CERN Computing Colloquium

Towards an Exabyte File System

by James Hughes (Huawei)

Salle Bohr 40/S2-B01 (CERN)

Salle Bohr 40/S2-B01


Building 40/S2-B01
James Hughes, Linda Schneider, Pat Patterson, Yang Deping Huawei Technologies The demand for storage has proven to be insatiable. One expects that this is simply following market economics - when the price decreases, the demand increases. Storage device prices have decreased six orders of magnitude over the last 30 years, and the perceived demand is still increasing with no sign of abating. While the price of storage for for the individual PC has dropped, the same has not been true for large scale POSIX file systems or large SQL databases. The challenge of current file systems and databases is that, as the solutions scale up, the price per GB also increases. This antithesis of the economies of scale occurs because the complexity of the system increases at scale. There must be a better solution. This presentation will also cover the trend of relaxing the requirements of Posix and SQL, fundamentally allowing scale. We also address the realization of this vision by solving the issues of linear operational complexity, archival quality while retaining near asymptotic low cost. Linear operation complexity requires the complexity of a single unit to be bounded such that the complexity is the same regardless of whether the unit is the first or the millionth. A 1EB file system needs to be "archive quality" since the concept of backing up such a system is unthinkable. At 1EB, the cost of the storage devices themselves are significant and adding additional cost beyond the storage devices becomes problematic. The solution that will be presented is the use of a highly scaled DHT (e.g. Cassandra) as a universal scalable, reliable storage layer for all storage needs at the same time. That is, using a no-SQL Key Value Store as the storage layer below a variety of storage adaptations such as file systems (similar to Amazon S3), no-SQL databases (similar to Amazon SimpleDB), data analytics (similar to Hadoop or Amazon EMR), volume level services (similar to Amazon's EBS) and even middleware applications like message queue services (similar to Amazon SQS); the list goes on. This places the reliability below the storage API adaptation layer, which fundamentally changes the way storage is scaled. This is contrasted to today, where all storage adaptations live in different instantiations of the same paradigm of sector addressable storage and scaled up though RAID controllers, SAN and other networking technology. This presentation will look at the system from the applications layer while abandoning the older more unscalable APIs like Posix and maybe even SQL through to a newer generation of APIs that manage persistent data down into a scalable reliable storage system that gets faster as it gets larger. Reliability will be discussed from low level read/write errors to disaster recovery scenarios as well as complete hardware lifecycle management. This architecture will be discussed using a simplified model of storing and processing the massive amount of data (similar to what Cern is producing and processing). Bio: James Hughes James Hughes is a fellow at Huawei's US technology center and is the lead of the Huawei US Cloud Computing team. Prior, he was a Sun Fellow at Sun Microsystems where he was the Chief Technologist for the Solaris Operating System. Over the past 30 years he has also been a fellow at Storage Technology Corporation (large storage systems) and Network Systems Corporation (HYPERchannel, HIPPI and supercomputing networks). James of over 20 patents and another 20 patent applications and is the chair of the IEEE Information Assurance standards organization and the iEEE Technical Committee on Computer elements. James is an adjunct professor at both Peking University in China and Indiana University in the United States.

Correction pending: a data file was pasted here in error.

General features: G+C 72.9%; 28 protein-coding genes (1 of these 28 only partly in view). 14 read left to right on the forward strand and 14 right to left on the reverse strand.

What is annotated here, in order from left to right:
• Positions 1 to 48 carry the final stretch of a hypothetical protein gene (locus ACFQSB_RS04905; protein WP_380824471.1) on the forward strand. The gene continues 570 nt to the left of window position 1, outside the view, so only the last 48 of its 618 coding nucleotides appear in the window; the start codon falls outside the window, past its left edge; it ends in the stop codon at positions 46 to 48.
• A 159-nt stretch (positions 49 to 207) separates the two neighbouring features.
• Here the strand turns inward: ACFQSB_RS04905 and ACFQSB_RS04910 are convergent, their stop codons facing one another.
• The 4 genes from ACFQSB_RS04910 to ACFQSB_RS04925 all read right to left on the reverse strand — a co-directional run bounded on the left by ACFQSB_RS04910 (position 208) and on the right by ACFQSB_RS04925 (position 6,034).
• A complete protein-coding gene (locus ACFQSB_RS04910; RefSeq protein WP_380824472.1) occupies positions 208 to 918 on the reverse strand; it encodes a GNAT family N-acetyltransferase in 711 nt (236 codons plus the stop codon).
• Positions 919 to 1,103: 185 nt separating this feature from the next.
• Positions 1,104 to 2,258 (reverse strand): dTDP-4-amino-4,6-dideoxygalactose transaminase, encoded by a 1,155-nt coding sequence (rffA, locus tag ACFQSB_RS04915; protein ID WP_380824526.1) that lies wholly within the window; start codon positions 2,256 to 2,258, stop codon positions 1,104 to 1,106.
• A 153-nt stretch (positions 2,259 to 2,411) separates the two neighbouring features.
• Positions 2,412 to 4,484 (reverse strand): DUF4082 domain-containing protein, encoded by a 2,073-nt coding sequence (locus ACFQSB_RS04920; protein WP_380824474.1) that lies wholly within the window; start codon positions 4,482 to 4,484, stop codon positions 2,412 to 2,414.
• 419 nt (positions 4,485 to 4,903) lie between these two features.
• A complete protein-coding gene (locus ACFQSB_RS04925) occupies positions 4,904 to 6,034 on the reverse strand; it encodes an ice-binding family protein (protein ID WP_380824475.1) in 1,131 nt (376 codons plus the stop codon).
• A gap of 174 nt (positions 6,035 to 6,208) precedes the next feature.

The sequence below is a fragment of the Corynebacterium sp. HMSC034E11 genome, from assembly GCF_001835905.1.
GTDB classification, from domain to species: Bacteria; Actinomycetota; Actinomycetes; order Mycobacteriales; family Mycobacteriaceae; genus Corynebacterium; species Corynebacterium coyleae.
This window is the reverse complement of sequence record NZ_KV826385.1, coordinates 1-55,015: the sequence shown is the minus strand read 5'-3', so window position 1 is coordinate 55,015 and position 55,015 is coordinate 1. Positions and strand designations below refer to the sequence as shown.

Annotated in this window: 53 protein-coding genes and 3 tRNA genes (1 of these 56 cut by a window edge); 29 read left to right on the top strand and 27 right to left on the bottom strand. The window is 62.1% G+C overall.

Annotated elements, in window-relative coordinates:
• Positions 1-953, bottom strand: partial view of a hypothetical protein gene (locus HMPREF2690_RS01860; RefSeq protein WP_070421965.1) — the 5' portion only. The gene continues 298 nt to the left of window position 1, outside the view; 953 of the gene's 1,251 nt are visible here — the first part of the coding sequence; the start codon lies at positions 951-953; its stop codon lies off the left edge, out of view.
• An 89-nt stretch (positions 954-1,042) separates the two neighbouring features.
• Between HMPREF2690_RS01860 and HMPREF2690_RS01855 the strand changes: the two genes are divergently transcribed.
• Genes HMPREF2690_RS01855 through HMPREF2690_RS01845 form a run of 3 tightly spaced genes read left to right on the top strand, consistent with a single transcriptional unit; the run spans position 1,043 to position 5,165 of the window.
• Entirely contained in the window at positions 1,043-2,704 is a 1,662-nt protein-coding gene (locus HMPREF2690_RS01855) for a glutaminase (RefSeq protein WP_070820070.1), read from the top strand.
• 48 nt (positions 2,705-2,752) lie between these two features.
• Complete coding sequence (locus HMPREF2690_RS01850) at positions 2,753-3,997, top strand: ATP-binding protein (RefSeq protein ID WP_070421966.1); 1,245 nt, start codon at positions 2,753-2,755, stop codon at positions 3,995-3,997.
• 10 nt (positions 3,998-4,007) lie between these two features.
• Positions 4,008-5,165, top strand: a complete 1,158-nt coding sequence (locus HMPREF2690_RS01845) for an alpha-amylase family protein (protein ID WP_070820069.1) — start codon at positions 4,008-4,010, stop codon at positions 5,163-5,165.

Organized by

Bob Jones, IT Department